The 1994 Masters Tournament was the 58th Masters Tournament, held April 7–10 at Augusta National Golf Club in Augusta, Georgia. José María Olazábal won the first of his two Masters titles, two strokes ahead of runner-up Tom Lehman,[1][2][3] and became the sixth winner from Europe in the past seven Masters.[4][5] Olazábal was the second champion from Spain, following Seve Ballesteros, the winner in 1980 and 1983. Larry Mize, the 1987 champion, led after each of the first two rounds,[6][7] and Lehman assumed the 54-hole lead with one of two 69s on Saturday; Olazábal had the other and was one stroke back, with Mize one behind in third.[8] Lehman, age 35, had yet to win on the PGA Tour.[9] In the final round, Olazábal, Lehman, and Mize shared the lead entering the back nine.[4] Mize made three bogeys coming home and fell out of contention. Lehman bogeyed the par-3 12th to fall a stroke back, and at the par-5 15th hole, both Olazábal and Lehman had putts for eagle
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Bikini Waxing
Bikini
Bikini
waxing is the removal of pubic hair using a special wax, which can be hot or cold, that adheres to hairs and pulls them out when the wax is removed quickly from the skin, usually with a cloth strip. While the practice is mainly associated with women, male waxing is sometimes done to remove men's pubic hair.[1] A bikini line is the area of the upper leg and inner thigh in which pubic hair grows that is normally not covered by the bottom part of a swimsuit.[2] In some cultures, visible pubic hair in this region is disliked and/or considered embarrassing and so it is sometimes removed.[2] However, some people rem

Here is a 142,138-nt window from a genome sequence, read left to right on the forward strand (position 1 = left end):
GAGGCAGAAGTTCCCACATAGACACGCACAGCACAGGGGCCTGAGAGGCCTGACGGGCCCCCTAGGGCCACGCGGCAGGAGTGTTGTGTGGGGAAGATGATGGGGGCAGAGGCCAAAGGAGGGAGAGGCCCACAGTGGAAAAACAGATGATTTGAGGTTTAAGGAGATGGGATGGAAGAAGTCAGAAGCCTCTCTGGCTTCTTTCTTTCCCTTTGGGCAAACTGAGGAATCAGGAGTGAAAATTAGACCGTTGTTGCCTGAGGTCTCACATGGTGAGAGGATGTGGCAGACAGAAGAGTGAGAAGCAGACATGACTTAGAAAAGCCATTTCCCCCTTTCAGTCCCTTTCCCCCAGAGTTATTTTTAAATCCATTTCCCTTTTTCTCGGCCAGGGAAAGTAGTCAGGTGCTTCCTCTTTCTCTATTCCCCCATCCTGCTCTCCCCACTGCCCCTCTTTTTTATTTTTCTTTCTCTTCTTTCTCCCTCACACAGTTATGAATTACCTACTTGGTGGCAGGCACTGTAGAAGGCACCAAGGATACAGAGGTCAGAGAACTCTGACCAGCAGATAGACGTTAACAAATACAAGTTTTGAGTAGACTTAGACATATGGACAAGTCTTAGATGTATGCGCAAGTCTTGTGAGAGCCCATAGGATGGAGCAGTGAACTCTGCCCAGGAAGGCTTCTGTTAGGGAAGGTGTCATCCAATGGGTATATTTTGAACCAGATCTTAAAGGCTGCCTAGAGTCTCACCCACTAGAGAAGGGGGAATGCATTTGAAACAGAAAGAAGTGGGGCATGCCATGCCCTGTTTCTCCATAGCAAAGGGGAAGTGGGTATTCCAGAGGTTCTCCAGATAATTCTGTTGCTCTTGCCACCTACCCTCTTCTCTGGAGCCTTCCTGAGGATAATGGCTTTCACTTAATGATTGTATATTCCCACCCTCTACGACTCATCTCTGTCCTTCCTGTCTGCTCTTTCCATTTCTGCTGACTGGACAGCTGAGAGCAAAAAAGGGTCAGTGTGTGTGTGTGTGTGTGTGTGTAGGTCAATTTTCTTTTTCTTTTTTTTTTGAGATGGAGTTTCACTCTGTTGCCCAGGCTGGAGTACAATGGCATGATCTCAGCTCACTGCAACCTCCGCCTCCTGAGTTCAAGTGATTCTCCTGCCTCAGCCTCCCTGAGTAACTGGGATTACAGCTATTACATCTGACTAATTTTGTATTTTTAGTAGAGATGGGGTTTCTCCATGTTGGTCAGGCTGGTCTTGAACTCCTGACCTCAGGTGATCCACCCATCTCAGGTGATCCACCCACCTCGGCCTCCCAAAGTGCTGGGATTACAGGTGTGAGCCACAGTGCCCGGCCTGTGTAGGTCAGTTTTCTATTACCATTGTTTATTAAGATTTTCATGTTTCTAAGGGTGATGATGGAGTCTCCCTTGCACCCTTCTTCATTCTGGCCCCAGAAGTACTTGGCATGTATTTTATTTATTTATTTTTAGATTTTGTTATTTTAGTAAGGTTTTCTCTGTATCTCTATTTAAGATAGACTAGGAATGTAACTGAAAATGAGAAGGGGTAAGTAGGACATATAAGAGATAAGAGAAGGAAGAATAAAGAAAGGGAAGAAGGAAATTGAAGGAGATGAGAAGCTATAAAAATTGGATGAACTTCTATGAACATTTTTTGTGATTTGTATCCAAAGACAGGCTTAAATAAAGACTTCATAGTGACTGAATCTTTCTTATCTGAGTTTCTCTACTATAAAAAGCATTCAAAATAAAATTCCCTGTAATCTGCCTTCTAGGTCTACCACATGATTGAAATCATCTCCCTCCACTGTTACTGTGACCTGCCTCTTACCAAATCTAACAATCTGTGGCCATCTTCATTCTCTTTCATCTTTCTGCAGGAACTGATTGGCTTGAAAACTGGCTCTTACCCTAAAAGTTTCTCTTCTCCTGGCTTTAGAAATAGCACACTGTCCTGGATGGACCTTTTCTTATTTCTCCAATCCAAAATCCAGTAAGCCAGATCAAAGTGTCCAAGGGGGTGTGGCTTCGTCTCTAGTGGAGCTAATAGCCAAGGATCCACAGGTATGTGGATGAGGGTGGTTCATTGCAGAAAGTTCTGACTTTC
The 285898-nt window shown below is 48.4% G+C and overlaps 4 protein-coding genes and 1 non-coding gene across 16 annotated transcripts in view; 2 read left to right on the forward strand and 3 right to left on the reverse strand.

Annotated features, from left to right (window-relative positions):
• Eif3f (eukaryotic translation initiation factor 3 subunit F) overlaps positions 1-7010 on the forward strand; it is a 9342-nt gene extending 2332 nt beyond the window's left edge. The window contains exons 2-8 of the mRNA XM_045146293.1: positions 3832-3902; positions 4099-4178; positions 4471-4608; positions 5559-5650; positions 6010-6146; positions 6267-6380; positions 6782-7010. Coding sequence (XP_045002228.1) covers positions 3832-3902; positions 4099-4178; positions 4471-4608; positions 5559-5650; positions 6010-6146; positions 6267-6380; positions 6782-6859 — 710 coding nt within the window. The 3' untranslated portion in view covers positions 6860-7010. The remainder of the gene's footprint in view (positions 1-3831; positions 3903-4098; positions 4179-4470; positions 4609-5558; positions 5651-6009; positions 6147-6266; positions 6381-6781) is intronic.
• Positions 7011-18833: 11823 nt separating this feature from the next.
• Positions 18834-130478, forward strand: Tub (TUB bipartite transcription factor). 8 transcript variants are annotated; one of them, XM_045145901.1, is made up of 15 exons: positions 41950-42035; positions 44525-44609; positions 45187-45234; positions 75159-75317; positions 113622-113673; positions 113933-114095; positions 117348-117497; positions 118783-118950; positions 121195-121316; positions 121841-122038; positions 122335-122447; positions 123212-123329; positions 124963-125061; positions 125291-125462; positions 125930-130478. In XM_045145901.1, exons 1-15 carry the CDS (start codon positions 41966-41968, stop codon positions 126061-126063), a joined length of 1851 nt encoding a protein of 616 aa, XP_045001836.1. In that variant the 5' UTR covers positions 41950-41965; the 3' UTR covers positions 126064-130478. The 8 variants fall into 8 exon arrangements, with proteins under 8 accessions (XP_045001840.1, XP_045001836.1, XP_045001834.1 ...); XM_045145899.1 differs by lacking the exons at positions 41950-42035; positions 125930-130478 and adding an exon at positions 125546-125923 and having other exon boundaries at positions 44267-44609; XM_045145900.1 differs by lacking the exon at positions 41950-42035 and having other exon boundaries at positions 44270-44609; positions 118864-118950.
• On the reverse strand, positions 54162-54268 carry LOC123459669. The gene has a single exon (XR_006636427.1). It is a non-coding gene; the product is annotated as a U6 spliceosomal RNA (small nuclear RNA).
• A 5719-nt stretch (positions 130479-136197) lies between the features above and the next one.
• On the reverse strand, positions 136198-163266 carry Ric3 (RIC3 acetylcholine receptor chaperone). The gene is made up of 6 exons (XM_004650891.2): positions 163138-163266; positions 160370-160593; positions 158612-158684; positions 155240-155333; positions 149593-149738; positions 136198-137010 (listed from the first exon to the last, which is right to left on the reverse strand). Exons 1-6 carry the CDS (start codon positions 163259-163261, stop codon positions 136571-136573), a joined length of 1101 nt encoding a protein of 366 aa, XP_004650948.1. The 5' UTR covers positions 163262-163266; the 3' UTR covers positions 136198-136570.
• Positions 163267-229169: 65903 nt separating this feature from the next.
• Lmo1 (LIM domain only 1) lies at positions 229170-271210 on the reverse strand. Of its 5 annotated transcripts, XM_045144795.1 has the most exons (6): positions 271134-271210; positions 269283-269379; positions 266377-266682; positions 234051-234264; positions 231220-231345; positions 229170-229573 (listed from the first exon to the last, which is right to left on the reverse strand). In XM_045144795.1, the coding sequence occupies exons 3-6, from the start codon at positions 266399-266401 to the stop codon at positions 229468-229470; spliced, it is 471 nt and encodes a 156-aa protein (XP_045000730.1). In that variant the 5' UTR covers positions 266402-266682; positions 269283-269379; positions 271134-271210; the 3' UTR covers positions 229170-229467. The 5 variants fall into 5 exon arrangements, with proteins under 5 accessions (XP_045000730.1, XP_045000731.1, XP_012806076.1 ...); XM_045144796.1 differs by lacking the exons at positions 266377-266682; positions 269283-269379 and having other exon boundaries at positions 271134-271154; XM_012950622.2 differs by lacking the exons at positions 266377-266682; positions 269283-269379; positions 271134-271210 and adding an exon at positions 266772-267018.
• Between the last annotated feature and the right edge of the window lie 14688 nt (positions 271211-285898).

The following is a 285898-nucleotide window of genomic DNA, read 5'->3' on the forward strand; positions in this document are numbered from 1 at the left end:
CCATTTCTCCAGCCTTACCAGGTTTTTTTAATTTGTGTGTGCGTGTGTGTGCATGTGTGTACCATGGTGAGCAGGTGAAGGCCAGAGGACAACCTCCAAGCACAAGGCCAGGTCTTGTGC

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Body Bag
A body bag, also known as a cadaver pouch or human remains pouch (HRP), is a non-porous bag designed to contain a human body, used for the storage and transportation of corpses. Body bags can also be used for the storage of corpses within morgues. Before purpose-made body bags were available, cotton mattress covers were sometimes used, particularly in combat zones during the Second World War. If not available, other materials were used such as bed sheets, blankets, shelter halves, ponchos, sleeping bag covers, tablecloths, curtains, parachute canopies, tarpaulins, or discarded canvas—“sealed in a blanket”—slang. However, the subsequent rubber (and now plastic) body bag designs are much superior, not least because they prevent leakage of body fluids, which often occurs after someone dies. The dimensions of a body bag are generally around 36 inches by 90 inches (91 cm by 229 cm)